|Evan Carl Outlaw
K-1st Grade Division State Winner
|Emiya Carolyn Gallman
7th-9th Grade Division State Winner
Columbia, SC—Two Richland County students have been named state winners in the 2017 National Conservation Poster Contest: Evan Carl Outlaw, who was a kindergartener at Catawba Trail Elementary School when he entered the contest and is now in first grade, is the K-1st Grade Division Winner. Emiya Carolyn Gallman, who was an eighth grader in the ZooBot Magnet Program at Longleaf Middle School when she entered the contest and is now in ninth grade at Blythewood High School, is the 7th-9th Grade Division Winner.
Their posters addressed the topic “Healthy Soils Are Full of Life” and were designed to raise awareness about the importance of healthy soils and their uses. “Healthy soils are extremely important for growing the food we eat, and globally, soil depletion is a major problem,” says Vikki Pasco, Science Lab Teacher at Catawba Trail Elementary and Outlaw’s teacher. “Kindergarteners at our school learn about soil health through our school composting program. They collect leftover fruit and vegetable scraps from the cafeteria in the compost wagon, see where the big kids dump [this material] in the compost bins, learn about turning the compost, and help spread last year’s compost in our school gardens.”
Outlaw obviously got the message, because his poster shows all aspects of this soil-building process, from the collection of leftovers in the compost wagon to active decomposition in the compost bin to healthy humus in the garden.
Gallman’s poster, which was the Grand Prize Winner in the Richland County competition last spring, depicts the power of healthy soils to produce vibrant harvests of pumpkins, corn, and other vegetables as well as the dynamic power of soil organisms like earthworms and ants to assist in the decomposition of organic matter and the creation of healthy soil. As a participant in the ZooBot (School of Zoological and Botanical Studies) Magnet Program in Richland County School District 2, Gallman had several opportunities to learn about the importance of soil conservation throughout her middle school career.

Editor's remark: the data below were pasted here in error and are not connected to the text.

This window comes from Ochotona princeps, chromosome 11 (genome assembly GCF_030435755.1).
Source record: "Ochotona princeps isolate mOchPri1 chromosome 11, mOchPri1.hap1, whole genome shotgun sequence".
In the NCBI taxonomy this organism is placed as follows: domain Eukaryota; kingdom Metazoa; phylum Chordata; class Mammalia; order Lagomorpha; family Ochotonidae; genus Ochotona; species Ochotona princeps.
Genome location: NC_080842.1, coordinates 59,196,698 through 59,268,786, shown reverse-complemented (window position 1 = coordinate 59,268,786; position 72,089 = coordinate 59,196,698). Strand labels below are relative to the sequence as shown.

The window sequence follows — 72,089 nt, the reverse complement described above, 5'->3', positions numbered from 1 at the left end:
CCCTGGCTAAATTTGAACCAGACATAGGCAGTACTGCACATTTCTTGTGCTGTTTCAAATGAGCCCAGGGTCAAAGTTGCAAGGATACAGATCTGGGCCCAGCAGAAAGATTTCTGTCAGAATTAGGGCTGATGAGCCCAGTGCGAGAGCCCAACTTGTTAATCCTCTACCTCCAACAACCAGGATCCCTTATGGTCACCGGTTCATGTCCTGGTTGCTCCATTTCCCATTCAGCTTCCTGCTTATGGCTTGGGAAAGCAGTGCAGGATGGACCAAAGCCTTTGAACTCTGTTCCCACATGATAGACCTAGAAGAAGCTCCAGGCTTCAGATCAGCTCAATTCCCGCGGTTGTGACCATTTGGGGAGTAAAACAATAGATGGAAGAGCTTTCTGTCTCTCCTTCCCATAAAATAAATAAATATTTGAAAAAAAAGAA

According to ZooBot Lead Teacher Kristin Ziegler, “the ZooBot Magnet Program provides opportunities [for students] to explore the natural world, develop an appreciation and respect for living things and the environment, and make a difference for future generations. Emiya [Gallman] utilized this poster contest as an opportunity to make a difference…her exemplary artwork is an avenue she uses to promote environmental awareness.”
The National Conservation Poster Contest is an annual education program sponsored at the national level by the National Association of Conservation Districts, at the state level by the South Carolina Association of Conservation Districts (SCACD), and at the local level by individual Soil and Water Conservation Districts, including the Richland Soil and Water Conservation District (RSWCD).
“Poster contests are a way to involve students in conservation,” says Tina Blum, SCACD Executive Director. “Creating posters allows students to display their feelings about the environment and their eagerness to learn more about conservation measures.”
Outlaw and Gallman will receive their awards at the RSWCD Awards Banquet on May 17. For more information about the National Conservation Poster Contest and this year’s topic—Watersheds: Our Water, Our Home—visit the RSWCD website or contact Chanda Cooper at firstname.lastname@example.org.
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Conservation Districts are political subdivisions of state government under the local direction of five-member Boards of Commissioners. In South Carolina, Conservation District boundaries conform to County boundaries. The Richland Soil and Water Conservation District promotes the wise use of natural resources for the benefit of the citizens of Richland County.
Richland Soil and Water Conservation District
2020 Hampton Street, Room 3063A
Columbia, SC 29204
Phone (803) 576-2080
Fax (803) 576-2088